One student asks him what he would do if he had to write a poem for a piece of assessment, and he answers them with a piece of advice, about working a strict form like a ‘sestina.’  He explains that working in strict forms gives you the freedom to dance in a cage, but the cage is actually a place of freedom.

One student asks him about confidence, and he explains that all good writers will always have some doubt, and the day they stop doubting is probably the day they should stop writing.

Someone asks how did the Booker Prize nomination change your life, and he answers, ‘Well I was asked to if some poems of mine could be published in a book.’

There are more questions about the difference between poems written for live performance and intricate poems written to be read several times, from a page, so you can absorb them.

One student asks when should you give up writing, and realise you are just terrible at it. He doesn’t think that poets can or should give up writing, and can write poems whether or note they are published. The road to publication can be long and hard, but it is worth pursuing it, and continuing on with your journey.

He talks a bit about anthologies of poetry, and how difficult they are to edit, because poets are so particular about the lines, and other details.  It is not an experience he would like again, but they are important, in that they highlight the work.

Another person asks about how he began writing, and he tells us about spending many years as a journalist, and then returning home to his Indian Parents, (which by the way they love you doing) who provided him with the equivalent of an arts grant in rent free accommodation.

His definition of ‘what is India’ and who is an Indian writer is broad and disasporic.  He is interested in the Indians who live all over the globe.  This is something I can certainly relate to as a diasporic Papua New Guinean Australian, who like Jeet, knows of my mother’s tongue, but I do not speak it.  Later I will talk to him about having a poem of my own translated by a cousin in to my mother’s village language.  Here I am chatting away.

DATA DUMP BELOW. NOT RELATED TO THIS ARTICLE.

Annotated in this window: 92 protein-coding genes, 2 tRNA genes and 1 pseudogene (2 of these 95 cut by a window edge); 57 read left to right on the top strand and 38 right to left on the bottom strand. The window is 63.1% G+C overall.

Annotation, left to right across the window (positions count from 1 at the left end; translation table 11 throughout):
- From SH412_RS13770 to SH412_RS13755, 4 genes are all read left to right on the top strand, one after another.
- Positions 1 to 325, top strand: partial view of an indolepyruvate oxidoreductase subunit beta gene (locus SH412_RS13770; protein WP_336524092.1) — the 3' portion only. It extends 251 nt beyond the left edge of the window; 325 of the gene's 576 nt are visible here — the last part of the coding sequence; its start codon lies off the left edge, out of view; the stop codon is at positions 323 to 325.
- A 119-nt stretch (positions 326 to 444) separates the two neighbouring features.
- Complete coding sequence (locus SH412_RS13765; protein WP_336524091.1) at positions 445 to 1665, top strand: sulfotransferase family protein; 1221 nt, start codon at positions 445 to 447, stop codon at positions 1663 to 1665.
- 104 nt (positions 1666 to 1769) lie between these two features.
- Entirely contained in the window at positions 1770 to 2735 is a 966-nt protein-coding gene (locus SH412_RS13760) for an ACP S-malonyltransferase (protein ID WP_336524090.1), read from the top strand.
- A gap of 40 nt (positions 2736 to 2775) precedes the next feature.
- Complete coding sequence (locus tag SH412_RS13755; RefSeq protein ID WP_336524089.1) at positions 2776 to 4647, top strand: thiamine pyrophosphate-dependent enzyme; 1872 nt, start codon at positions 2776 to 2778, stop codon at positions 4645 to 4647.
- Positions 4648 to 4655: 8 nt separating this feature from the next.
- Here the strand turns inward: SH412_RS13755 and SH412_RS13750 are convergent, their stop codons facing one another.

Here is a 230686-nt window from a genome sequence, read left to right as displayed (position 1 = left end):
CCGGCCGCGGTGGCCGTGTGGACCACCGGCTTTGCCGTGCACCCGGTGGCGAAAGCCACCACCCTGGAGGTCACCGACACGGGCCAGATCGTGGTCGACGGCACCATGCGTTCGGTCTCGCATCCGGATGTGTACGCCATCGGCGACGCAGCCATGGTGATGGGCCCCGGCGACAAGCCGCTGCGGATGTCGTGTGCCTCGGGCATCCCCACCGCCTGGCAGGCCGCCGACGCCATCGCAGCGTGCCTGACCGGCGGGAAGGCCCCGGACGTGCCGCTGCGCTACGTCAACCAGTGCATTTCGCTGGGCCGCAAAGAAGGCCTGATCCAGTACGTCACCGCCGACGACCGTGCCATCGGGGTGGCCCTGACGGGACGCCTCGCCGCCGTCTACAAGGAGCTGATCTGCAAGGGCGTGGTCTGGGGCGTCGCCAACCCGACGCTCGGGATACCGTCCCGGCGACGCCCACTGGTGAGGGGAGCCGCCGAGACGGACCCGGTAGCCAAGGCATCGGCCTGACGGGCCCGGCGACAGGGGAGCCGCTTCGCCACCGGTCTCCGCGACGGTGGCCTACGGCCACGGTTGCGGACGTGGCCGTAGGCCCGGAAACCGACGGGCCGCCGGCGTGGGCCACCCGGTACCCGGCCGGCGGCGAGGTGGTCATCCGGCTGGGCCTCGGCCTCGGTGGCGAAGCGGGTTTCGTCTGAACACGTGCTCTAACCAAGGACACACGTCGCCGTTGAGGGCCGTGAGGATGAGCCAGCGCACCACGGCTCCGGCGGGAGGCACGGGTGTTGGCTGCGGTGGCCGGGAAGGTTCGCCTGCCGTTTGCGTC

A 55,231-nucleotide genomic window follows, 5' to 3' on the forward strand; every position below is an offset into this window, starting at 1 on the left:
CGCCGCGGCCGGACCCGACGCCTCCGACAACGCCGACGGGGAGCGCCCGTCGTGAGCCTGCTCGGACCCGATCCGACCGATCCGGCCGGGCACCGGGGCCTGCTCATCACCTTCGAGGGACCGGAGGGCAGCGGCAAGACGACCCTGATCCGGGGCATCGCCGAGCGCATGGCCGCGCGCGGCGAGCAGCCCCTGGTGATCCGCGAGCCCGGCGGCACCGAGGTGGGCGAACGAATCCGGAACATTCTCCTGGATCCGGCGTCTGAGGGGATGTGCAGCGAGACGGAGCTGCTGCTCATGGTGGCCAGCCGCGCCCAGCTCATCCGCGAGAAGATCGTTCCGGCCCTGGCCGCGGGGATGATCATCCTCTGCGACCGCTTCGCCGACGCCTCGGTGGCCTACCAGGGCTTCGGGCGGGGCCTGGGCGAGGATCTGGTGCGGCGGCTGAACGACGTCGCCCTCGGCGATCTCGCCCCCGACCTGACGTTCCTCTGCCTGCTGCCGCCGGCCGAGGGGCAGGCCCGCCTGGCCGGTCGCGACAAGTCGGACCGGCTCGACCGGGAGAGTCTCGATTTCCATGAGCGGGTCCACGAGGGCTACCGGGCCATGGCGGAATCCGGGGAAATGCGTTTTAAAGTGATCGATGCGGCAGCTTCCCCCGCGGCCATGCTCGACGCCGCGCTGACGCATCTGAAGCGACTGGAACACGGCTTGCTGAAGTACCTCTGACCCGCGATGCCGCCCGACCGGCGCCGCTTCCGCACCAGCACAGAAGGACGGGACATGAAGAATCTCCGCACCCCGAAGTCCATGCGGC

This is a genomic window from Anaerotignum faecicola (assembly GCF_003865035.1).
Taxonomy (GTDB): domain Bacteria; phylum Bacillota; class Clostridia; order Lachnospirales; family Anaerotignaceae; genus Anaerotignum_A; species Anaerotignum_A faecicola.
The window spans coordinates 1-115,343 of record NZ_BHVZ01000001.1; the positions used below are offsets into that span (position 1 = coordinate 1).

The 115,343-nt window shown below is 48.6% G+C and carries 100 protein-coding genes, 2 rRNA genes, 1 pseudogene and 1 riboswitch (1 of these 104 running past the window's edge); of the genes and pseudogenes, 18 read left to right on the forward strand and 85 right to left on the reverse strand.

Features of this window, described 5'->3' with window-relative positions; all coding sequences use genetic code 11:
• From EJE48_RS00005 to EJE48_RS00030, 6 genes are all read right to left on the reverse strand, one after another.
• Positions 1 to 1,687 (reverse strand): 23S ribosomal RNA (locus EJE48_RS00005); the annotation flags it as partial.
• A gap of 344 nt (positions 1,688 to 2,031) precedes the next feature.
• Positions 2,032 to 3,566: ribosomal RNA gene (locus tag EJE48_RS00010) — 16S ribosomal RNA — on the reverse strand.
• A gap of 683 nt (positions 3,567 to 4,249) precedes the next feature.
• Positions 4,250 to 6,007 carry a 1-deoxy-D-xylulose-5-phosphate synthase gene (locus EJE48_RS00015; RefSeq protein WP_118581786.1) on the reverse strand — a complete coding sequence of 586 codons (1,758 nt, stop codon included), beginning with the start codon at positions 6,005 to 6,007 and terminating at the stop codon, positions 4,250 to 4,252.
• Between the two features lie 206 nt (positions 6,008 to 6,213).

Jeet asks me about my own writing, and I mention, writing poetry for children and blogs and novels. etc. and the kickstarter.
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(This photograph was tweeted by Sarah Holland-Batt)

This lecture was tentatively titled ‘How to be a Leaf’ but it is perhaps more a guide to ‘How to be a Poet.’

So I write this in tribute to Jeet.

Be not a poet for money or fame
but because you are
to language’s beauty
as a regent skipper to a flame
yet don’t burn your life at both ends
but find clarity and freedom
inside the cage of tiny set forms and
———dance.

Don’t succumb to the cliché of
mad and bad poets in words or in life
and once you know all the rules
then you can trash all the rules.
Your craft is your canoe
although others will often think you
———–insane.

You cannot help but follow  and  fan the
————poetry flame.

(c) June Perkins

*regent skipper – a kind of moth

My Progress in PiBoIdMo

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I see this emu whenever I walk to work. He is looking weathered and split at the moment. Wonder if he will last. June


It’s the perfect time to be doing PiBoIdMo for me.   Why?  

No more tutoring for the year, family still at school, a quiet house during the day, my kickstarter that can’t quite start yet (few tasks but nearly there).  Finally the space to write.

So where are the ideas brewing.

This year is inspired by research.

When I have an idea I see if it has been done before, and if not, I  begin to brainstorm it. If it has been done  I see if I can put a new twist on it, and then persist with it. If not I put it in the ‘don’t bother with it pile.’

I might be inspired by some of the blogs over at Tara’s blog and see whether their ideas help me make it an even better idea.

I’ve been reading a lot of Pasifika mythology, while thinking about a lot of the world endangered creatures and creatures that might not be endangered but who I would like to know more facts about. Who knows maybe I’ll combine these ideas, but how – that will be a surprise.

I’ve been taking note of funny stories my family tell and stories from Mum that I must ask her more about, but which I have a vague recollection from as a child.  Perhaps in these conversations a story idea might be born.

Now if I am sick of my computer, I think a walk might inspire an idea, so definitely heading out for one of those.  The picture at the header of this post is an emu carved by a chainsaw.  Hmm maybe there is an idea in that.

In Australia we have just reached day 5.

Good luck everyone with the rest of your PiBoIdMo. May you find even just one wonderful gem of idea that you feel passionate about dedicating some time to developing and polishing.

Over and out,  June aka Pearlz.